Privilege in a developing country

Cultural differences have contributed to standards of independence. According to the Philippine Statistics Authority, farmers, fisherman, children, self-employed, unpaid family workers, and women (belonging to poor families) have higher poverty incidence than the general population, estimated at 21.6 per cent in 2015.

Filipinos revolve around an idea of constant dependence. Parents send their children to school and pay for it all, including university, in the hopes that maybe someday the children will have good enough jobs to give back.

This is where the evidence of privilege comes in. In a country that is relatively poor, not everyone has parents who can pay for university, despite many wanting to. Three people from different incomes share their lifestyles and how they afford to keep up with it.

Felisa Duenas is a graduating university student who is completely dependent on her parents. Duenas is studying full-time, with an allowance that is enough to get her through her day so she doesn’t have to worry about her basic necessities. Both her parents are doctors who have their own clinic, and are well off.

Duenas does not have to worry about paying for her expenses for university, and only has to worry about not overspending her money for one meal. Her transportation expenses are covered by the driver her parents hired, and she uses an Uber when she does not have access to him. Duenas is a girl from an upper middle class family. They have the resources to travel to different countries for leisure, and can ensure Duenas’ financial security while she is studying.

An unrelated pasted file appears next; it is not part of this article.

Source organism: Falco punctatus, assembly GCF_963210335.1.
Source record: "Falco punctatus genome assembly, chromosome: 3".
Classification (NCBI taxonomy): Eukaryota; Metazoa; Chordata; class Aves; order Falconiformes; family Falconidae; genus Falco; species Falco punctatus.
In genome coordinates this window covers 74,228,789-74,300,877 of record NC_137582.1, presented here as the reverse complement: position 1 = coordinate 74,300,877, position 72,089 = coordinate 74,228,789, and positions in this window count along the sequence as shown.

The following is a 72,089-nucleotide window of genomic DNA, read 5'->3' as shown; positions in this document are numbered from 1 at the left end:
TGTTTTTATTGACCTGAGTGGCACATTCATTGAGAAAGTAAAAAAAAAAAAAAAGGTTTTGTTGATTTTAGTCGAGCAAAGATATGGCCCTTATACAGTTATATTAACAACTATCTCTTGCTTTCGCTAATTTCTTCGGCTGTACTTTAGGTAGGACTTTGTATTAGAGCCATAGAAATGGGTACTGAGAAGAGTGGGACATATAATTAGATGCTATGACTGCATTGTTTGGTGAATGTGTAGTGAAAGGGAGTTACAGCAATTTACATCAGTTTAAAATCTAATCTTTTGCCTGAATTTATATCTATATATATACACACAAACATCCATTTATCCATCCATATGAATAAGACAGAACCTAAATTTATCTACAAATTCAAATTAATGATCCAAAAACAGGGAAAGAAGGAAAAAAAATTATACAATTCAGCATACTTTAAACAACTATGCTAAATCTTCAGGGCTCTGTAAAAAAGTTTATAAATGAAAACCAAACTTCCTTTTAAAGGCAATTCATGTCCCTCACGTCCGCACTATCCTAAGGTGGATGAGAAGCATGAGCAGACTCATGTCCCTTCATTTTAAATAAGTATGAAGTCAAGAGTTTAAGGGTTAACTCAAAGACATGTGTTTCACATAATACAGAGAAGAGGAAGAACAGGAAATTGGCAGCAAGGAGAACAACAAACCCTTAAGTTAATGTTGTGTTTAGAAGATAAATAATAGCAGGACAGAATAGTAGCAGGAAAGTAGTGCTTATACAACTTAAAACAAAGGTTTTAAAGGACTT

Jordan Mariano comes from a lower middle class family. Although he still lives with his parents, he has only finished one year of university. Mariano has not been able to attend university because his family cannot afford to pay for it. Mariano works minimum wage which is roughly $250 CAD per month. His income is not enough to save for school and greatly affects his life.

He works to slowly save money, but also has to pay for his own everyday expenses. Mariano is an example of how the minimum wage in the Philippines is not enough to support one person. Families at a certain level of privilege do not expect students to work because it usually interferes with their university and leaves them stuck in a rut.

Aman Chamdal is an international student in Canada, who grew up in the Philippines. Her expenses here are fully being paid for by her father, who runs a lending and training corporation in the Philippines. Chamdal gets an allowance that is meant last for a year, while her living expenses are separately covered (also by her father). She comes from an upper class family who can send her to a foreign country for university.

She does not have to worry about where her income comes from because she is financially dependent on her parents. Despite the fact that international students are allowed to work part-time, Chamdal chooses to focus on her studies instead. She has the privilege to choose if she wants to work, because her parents are paying off her international student tuition.

Edited by Joseph Tjosvold

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